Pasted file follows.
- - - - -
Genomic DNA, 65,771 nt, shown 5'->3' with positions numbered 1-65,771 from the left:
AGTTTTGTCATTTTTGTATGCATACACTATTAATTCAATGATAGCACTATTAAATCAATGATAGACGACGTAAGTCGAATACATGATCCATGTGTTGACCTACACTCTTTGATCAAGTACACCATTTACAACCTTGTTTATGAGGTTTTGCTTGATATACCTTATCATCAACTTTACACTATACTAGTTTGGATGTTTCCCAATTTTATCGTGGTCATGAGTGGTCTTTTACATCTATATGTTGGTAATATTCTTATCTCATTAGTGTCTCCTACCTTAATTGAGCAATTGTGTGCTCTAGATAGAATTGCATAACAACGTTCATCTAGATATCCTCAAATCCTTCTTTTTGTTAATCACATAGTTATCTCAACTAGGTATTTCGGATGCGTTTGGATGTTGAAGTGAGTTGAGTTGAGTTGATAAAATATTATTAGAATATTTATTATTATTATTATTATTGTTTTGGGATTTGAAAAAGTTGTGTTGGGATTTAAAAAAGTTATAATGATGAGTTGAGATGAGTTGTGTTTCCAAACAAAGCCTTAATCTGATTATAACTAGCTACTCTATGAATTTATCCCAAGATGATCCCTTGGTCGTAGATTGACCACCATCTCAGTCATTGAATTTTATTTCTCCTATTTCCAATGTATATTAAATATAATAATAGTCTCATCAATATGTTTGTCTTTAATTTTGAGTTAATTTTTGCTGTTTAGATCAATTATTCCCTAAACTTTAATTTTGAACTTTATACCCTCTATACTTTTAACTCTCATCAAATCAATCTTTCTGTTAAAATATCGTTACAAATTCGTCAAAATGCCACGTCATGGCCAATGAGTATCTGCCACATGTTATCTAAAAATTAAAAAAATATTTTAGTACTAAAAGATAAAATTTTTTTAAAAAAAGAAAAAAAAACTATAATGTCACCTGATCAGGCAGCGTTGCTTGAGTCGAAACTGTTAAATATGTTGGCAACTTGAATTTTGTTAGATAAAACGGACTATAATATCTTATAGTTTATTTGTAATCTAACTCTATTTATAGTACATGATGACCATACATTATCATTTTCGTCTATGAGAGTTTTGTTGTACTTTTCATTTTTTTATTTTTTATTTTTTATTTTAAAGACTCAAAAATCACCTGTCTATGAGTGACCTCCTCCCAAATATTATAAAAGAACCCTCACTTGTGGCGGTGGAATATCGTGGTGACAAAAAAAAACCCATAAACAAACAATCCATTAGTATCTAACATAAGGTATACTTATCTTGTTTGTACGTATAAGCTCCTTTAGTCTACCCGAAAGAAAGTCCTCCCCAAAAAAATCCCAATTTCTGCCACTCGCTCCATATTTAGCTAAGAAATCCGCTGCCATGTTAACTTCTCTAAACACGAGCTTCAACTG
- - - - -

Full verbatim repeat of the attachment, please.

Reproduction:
Genomic DNA, 65,771 nt, shown 5'->3' with positions numbered 1-65,771 from the left:
AGTTTTGTCATTTTTGTATGCATACACTATTAATTCAATGATAGCACTATTAAATCAATGATAGACGACGTAAGTCGAATACATGATCCATGTGTTGACCTACACTCTTTGATCAAGTACACCATTTACAACCTTGTTTATGAGGTTTTGCTTGATATACCTTATCATCAACTTTACACTATACTAGTTTGGATGTTTCCCAATTTTATCGTGGTCATGAGTGGTCTTTTACATCTATATGTTGGTAATATTCTTATCTCATTAGTGTCTCCTACCTTAATTGAGCAATTGTGTGCTCTAGATAGAATTGCATAACAACGTTCATCTAGATATCCTCAAATCCTTCTTTTTGTTAATCACATAGTTATCTCAACTAGGTATTTCGGATGCGTTTGGATGTTGAAGTGAGTTGAGTTGAGTTGATAAAATATTATTAGAATATTTATTATTATTATTATTATTGTTTTGGGATTTGAAAAAGTTGTGTTGGGATTTAAAAAAGTTATAATGATGAGTTGAGATGAGTTGTGTTTCCAAACAAAGCCTTAATCTGATTATAACTAGCTACTCTATGAATTTATCCCAAGATGATCCCTTGGTCGTAGATTGACCACCATCTCAGTCATTGAATTTTATTTCTCCTATTTCCAATGTATATTAAATATAATAATAGTCTCATCAATATGTTTGTCTTTAATTTTGAGTTAATTTTTGCTGTTTAGATCAATTATTCCCTAAACTTTAATTTTGAACTTTATACCCTCTATACTTTTAACTCTCATCAAATCAATCTTTCTGTTAAAATATCGTTACAAATTCGTCAAAATGCCACGTCATGGCCAATGAGTATCTGCCACATGTTATCTAAAAATTAAAAAAATATTTTAGTACTAAAAGATAAAATTTTTTTAAAAAAAGAAAAAAAAACTATAATGTCACCTGATCAGGCAGCGTTGCTTGAGTCGAAACTGTTAAATATGTTGGCAACTTGAATTTTGTTAGATAAAACGGACTATAATATCTTATAGTTTATTTGTAATCTAACTCTATTTATAGTACATGATGACCATACATTATCATTTTCGTCTATGAGAGTTTTGTTGTACTTTTCATTTTTTTATTTTTTATTTTTTATTTTAAAGACTCAAAAATCACCTGTCTATGAGTGACCTCCTCCCAAATATTATAAAAGAACCCTCACTTGTGGCGGTGGAATATCGTGGTGACAAAAAAAAACCCATAAACAAACAATCCATTAGTATCTAACATAAGGTATACTTATCTTGTTTGTACGTATAAGCTCCTTTAGTCTACCCGAAAGAAAGTCCTCCCCAAAAAAATCCCAATTTCTGCCACTCGCTCCATATTTAGCTAAGAAATCCGCTGCCATGTTAACTTCTCTAAACACGAGCTTCAACTG